LogoLounge’s 2022 report paperwork the design tendencies of the second
Each Spring, designer and LogoLounge founder Bill Gardner sits down with a huge list of international design submissions and slowly works his way through them, coaxing out telling trends and patterns within the world of logo design. This year was no different, with Gardner scrutinising more than 35,000 designs from over 200 countries, and documenting his findings in LogoLounge’s annual Trend Report.
“The reason the LogoLounge Trend Report has become so valuable to the design community is that it opens our minds to possibilities that are relevant, real, and grounded in our collective psyche,” says Gardner, who’s worked on the document for the past two decades.
As always, this year has seen him identify everything from prevailing patterns and recurring graphic shapes to changing attitudes towards type. One major theme for 2022 is greater consideration towards wordmarks and typography, with Reverse Stress, Super Traps, and Tight all identified as trends.
As Gardner explains in the report, Reverse Stress references beautifully bold wordmarks that use counter-weighted letterforms to let you know that “this brand will be your sidekick if you’re looking for a good time”.
Super Traps encompasses a group of logos with pockets of negative space used as ink traps – once used to “counter ink misbehaving on press” – while Tight refers to logos that are “the antithesis of the ‘pay-no-attention-to-me’ sans serifs” that have become ubiquitous.
Other notable trends identified by Gardner include a return to the influence of Art Nouveau, which he’s designated as Whiplash. Originating towards the end of the 19th century, and rearing its head again in the 60s as part of the countercultural movement, it’s back for 2022, and seems to have lost none of its potency. Gardner names the Papier logo – part of the rebrand by Ragged Edge, and named as a Creative Review Annual Winner this year – as one example.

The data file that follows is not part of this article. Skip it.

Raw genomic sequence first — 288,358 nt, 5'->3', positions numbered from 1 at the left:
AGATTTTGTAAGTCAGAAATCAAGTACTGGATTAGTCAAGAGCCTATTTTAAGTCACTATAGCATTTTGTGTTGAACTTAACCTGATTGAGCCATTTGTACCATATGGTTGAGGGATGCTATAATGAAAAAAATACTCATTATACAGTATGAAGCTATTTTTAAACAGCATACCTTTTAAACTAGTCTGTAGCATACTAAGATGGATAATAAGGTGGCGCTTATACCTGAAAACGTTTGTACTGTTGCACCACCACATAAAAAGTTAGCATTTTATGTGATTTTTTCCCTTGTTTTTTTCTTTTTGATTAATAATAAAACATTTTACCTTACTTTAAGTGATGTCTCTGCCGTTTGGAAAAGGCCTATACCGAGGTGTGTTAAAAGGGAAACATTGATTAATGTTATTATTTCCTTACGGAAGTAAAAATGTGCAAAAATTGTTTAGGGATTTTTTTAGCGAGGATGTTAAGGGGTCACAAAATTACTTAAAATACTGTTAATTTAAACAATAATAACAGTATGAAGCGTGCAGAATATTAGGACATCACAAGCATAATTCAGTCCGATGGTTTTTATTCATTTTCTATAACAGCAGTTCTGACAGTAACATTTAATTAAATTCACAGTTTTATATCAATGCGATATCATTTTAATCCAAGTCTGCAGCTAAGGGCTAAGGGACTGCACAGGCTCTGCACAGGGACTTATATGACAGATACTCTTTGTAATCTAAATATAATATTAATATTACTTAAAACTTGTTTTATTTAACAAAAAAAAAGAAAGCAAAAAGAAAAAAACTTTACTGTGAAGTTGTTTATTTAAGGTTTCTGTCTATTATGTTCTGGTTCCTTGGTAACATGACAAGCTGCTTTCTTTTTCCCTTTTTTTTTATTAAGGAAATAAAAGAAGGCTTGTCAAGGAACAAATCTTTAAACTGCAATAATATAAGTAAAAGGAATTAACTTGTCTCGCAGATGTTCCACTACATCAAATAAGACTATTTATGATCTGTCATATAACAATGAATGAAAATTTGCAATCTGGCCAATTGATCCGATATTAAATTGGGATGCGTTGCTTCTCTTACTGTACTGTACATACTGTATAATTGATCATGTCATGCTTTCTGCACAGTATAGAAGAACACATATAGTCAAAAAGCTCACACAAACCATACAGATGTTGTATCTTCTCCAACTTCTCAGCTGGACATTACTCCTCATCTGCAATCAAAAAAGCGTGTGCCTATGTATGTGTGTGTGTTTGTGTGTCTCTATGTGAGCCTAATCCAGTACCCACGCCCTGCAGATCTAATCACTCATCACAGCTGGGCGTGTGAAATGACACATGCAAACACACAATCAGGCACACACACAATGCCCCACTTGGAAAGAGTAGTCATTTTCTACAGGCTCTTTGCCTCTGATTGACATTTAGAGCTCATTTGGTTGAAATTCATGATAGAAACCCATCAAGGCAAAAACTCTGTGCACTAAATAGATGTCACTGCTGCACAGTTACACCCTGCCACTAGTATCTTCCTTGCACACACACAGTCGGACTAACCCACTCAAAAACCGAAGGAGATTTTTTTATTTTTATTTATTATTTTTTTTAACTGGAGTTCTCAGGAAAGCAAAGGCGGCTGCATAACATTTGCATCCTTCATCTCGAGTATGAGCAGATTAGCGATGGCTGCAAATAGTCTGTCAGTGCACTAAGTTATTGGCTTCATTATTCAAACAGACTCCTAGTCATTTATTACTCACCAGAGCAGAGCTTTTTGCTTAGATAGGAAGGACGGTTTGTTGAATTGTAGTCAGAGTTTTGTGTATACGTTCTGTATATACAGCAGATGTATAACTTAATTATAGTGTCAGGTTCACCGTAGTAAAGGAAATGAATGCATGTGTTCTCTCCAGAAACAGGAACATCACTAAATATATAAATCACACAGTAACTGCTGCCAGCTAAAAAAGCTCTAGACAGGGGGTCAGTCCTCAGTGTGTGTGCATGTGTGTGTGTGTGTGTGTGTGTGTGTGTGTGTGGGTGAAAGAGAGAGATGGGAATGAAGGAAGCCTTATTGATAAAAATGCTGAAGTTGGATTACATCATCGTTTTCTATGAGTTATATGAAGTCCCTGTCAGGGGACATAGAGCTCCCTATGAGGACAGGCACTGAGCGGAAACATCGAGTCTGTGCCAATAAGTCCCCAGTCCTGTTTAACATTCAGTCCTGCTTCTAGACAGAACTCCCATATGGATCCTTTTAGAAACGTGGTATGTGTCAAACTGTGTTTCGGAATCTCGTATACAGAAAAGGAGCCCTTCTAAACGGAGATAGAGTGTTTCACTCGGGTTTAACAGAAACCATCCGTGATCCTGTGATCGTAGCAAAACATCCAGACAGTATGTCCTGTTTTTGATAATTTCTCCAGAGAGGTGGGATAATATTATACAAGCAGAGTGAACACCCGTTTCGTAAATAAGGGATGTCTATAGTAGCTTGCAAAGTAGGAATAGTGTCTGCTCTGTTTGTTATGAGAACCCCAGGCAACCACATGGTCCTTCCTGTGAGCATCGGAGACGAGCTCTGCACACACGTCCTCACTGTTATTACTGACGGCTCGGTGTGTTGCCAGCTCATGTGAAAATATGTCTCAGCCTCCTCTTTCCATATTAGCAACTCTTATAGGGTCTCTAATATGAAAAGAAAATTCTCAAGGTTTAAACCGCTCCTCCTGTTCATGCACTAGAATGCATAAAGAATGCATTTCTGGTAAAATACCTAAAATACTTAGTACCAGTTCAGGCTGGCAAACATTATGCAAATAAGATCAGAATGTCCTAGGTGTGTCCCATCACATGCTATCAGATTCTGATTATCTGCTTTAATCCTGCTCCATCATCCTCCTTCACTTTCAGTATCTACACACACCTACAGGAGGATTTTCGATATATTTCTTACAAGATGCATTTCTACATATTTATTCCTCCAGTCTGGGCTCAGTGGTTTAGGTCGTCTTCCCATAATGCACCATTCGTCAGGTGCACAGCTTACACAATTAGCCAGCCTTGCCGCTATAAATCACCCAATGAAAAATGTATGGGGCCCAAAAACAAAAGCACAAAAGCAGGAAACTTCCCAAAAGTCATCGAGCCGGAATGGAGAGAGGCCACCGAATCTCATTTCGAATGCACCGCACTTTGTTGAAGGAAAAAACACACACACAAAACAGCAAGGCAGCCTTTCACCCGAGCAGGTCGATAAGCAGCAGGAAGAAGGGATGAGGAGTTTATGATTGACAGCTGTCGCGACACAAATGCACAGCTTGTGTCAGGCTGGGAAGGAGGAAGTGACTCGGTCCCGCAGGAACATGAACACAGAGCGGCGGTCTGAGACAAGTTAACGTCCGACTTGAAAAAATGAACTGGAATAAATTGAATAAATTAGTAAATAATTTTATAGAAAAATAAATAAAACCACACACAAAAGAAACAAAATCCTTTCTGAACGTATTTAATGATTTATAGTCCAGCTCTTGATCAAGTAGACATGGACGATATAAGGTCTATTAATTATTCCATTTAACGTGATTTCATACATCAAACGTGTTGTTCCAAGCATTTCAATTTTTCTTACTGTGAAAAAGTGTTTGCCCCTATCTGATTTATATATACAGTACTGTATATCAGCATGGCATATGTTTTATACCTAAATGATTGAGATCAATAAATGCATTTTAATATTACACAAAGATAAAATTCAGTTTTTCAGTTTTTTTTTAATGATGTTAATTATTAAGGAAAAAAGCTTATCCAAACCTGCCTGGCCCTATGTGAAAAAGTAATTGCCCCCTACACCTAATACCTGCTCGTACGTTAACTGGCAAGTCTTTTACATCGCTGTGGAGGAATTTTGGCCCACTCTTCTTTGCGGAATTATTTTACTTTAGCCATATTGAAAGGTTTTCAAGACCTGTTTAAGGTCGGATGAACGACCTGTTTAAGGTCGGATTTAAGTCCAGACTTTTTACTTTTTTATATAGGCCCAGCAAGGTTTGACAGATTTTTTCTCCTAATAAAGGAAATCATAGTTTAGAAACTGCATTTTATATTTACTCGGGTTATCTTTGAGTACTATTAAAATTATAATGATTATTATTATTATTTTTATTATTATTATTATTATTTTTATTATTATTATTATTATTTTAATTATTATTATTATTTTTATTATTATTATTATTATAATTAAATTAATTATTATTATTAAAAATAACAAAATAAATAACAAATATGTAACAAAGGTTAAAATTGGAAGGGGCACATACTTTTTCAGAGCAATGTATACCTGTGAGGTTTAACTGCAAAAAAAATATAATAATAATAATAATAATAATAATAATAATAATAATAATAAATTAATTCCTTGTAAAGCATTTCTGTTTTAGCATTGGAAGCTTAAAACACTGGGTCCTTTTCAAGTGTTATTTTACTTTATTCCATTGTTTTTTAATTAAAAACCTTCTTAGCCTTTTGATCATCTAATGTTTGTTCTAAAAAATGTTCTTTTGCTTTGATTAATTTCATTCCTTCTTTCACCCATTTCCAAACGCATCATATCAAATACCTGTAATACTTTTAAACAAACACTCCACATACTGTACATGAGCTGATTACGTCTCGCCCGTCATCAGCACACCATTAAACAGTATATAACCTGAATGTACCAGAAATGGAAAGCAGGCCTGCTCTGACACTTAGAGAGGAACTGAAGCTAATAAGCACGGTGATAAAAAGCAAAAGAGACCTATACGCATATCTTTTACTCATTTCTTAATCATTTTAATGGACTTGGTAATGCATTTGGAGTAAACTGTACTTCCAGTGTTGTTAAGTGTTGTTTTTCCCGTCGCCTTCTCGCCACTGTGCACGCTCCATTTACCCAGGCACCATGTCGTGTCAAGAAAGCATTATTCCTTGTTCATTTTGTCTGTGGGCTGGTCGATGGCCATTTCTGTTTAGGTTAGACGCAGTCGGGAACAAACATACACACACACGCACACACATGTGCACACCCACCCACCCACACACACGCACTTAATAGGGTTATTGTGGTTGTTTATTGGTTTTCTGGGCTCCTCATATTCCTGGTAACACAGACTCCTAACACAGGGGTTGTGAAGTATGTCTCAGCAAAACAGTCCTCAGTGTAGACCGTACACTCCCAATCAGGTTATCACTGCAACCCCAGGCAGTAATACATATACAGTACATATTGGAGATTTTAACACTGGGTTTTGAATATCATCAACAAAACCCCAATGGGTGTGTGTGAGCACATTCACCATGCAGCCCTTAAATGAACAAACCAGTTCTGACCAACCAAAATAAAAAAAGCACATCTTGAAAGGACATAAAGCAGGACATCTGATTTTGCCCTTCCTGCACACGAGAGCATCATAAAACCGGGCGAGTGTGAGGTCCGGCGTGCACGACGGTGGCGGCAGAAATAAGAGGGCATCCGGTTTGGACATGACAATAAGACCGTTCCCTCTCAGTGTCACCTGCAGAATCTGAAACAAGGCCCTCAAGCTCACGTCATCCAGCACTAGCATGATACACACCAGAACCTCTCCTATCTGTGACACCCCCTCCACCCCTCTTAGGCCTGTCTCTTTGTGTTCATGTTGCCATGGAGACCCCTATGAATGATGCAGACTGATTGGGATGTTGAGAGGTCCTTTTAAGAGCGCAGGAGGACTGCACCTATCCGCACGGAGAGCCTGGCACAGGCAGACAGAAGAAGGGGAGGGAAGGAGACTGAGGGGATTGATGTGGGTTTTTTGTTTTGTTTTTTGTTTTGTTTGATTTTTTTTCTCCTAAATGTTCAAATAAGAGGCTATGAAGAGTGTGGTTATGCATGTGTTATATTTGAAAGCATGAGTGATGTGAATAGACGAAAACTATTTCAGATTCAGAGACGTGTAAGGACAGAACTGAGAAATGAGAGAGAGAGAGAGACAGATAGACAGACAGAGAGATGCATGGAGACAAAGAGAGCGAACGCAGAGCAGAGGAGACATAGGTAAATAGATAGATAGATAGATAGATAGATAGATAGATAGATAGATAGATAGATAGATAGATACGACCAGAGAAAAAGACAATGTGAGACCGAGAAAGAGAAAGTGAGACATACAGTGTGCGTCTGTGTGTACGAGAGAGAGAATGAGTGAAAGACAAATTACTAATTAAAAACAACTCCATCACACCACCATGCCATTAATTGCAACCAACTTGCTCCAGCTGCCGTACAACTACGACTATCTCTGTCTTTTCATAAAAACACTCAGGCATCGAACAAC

The lure of the human touch remains strong as well. The Hand Dots trend is relatively self explanatory, using simple yet expressive blobs to add personality to design – and serving as a reminder that there are real people behind huge, monolithic companies. “This trend is completely about handmade and we’re looking for imperfection because, well frankly, humans are flawed and that can actually be a selling point,” explains Gardner.
And it wouldn’t be a LogoLounge report without a brilliantly named, and somewhat obscure, trend. This year, it’s Uvula. “These look every bit the oral inspection and the uvula hanging properly at the back of the throat,” explains Gardner. “Here, drops have been raised to a level of high regard, encased in an informative frame, prepared to provide context to the client’s story.”
There’s plenty more, including the use of bow tie-shaped motifs, rooty imagery, almond shapes, looping lettering and bursting rays – all of which are available to read about in full in the report.